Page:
Saimir Pirgu is one of those talents that seemed destined for greatness from the very beginning. Pavarotti discovered him when Pirgu was only 19. He went on to study many of the great tenor roles with the operatic titan. At 22, Pirgu won over Claudio Abbado with half an aria. We are grateful that Saimir Pirgu was willing to discuss some of his fantastic experiences with us!
Since I was a child I have always seen in music something connected to a divine power and if God exists music must be one of the manifestations of his existence.
Tell us a bit about growing up as a singer in Albania. Do you have a musical family? Did you grow up knowing opera? When did you realize you wanted to become an opera singer?
I do not have a musical family and until the age of 13-14 I did not know much about the opera tradition, but the passion for singing has always been inside me. Since I was a kid, I always loved to sing, I performed folk songs in front of small groups of friends and acquaintances. It should also be stressed that in Albanian elementary schools, the communist system worked with the education system, and in doing so provided extra music courses to encourage children with special talents in the arts. And so, a bit from choice and a bit from imposition from the system, I found myself studying the violin. I graduated, but I never stopped singing and the study of the instrument helped significantly to increase my musical training.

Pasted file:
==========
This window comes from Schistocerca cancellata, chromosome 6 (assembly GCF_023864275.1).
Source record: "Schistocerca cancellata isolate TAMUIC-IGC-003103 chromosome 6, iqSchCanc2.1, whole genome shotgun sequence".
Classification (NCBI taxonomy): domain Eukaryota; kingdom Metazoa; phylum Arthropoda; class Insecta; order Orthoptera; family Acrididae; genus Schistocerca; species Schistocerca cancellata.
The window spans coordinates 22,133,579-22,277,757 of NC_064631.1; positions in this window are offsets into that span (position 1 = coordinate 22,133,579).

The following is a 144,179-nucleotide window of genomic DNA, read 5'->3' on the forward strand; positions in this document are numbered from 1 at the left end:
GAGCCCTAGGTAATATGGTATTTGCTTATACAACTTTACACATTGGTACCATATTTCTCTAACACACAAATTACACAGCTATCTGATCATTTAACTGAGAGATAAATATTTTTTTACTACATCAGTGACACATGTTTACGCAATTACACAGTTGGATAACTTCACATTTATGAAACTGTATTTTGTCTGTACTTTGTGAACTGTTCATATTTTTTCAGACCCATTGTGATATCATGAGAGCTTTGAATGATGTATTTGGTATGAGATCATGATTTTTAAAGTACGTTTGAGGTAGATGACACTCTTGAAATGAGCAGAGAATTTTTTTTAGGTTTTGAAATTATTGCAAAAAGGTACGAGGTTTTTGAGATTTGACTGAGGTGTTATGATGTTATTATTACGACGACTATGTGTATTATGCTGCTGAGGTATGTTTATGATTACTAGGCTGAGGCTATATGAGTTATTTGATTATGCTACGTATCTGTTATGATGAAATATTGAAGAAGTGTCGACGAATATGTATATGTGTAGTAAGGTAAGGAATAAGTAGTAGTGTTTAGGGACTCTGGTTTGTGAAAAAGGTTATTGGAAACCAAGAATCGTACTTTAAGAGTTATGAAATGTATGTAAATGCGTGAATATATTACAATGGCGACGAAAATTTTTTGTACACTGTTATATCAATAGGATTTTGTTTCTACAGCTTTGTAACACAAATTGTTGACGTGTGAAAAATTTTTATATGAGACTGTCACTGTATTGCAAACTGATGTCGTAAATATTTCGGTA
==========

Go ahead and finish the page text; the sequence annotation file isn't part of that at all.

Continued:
The big breakthrough came when in junior high school. As I have often said, I consider myself a “product” of the Three Tenors. In fact, it is thanks to them that I have taken the path of singing. When I was about 13 or 14 years old and living in Elbasan, a small industrial city of Albania, I saw on TV the famous Three Tenors Concert from Caracalla. I was fascinated. I recorded that concert and listened to it countless times. From that moment, I decided that singing and the opera world would become my life, and so it was: I decided to move to Italy where I was admitted to the Music Conservatory of Bolzano.
You studied one-on-one with the great Luciano Pavarotti, a household name and titan of the art form. Tell us about one time he totally shocked you while you were working with him.
I will never forget the day that I met him: I was 19, Pavarotti was in Merano (Northern Italy) and asked if there were talented singers who wanted to perform for him. At that time, I was finishing my studies at the Conservatory Monteverdi of Bolzano, not far from Merano, and my teacher, Vito Maria Brunetti, mentioned my name and so I was asked to sing for him. I sang “Una furtiva lagrima” from Donizetti’s L’elisir d’amore. After the aria, Pavarotti said to me, “Ciccio who taught you to sing like that? Do you know that you sing very well?” So he asked me to sing for him again. At that moment a strong bond was born between Pavarotti and I that lasted until the last days of his life.